The scene is set: a few shields, a clutch of swords, a handful of crucifixes. Onto the sparsely arranged stage march eight Italian dancers – two men, six women – who proceed to take up arms. Choreographer Emma Dante needs no more materials, no bigger cast, in order to do her thing. In little over an hour, her troupe weave a terpsichorean spectacle that's low on props and high on emotional punch.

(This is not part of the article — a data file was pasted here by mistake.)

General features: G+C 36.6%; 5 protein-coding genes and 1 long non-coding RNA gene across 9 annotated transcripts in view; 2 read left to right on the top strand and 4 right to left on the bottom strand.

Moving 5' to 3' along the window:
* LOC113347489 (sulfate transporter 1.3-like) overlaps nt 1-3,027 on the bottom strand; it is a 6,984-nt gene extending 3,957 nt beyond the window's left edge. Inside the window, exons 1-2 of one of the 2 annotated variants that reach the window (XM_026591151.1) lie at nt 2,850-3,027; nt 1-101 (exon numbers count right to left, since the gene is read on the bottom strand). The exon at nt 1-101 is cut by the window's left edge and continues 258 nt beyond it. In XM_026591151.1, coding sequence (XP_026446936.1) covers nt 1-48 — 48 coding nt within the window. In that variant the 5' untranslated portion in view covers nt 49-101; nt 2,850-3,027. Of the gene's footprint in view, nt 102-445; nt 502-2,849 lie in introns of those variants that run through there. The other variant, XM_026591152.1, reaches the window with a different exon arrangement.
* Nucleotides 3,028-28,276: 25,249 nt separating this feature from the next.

Dante has been hailed as a poet, an aesthete, and various other superlatives. Yet lest we get carried away with such lofty pronouncements, it's worth noting that she draws inspiration from some very concrete sources: the climate and culture of her native Palermo, and Sicilian puppet theatre in particular. The sea, sunshine, flirting, mourning and poverty of her upbringing find expression in the stirring movements of her dancers, suffusing the performance with a soft nostalgia. It is a wonder to behold.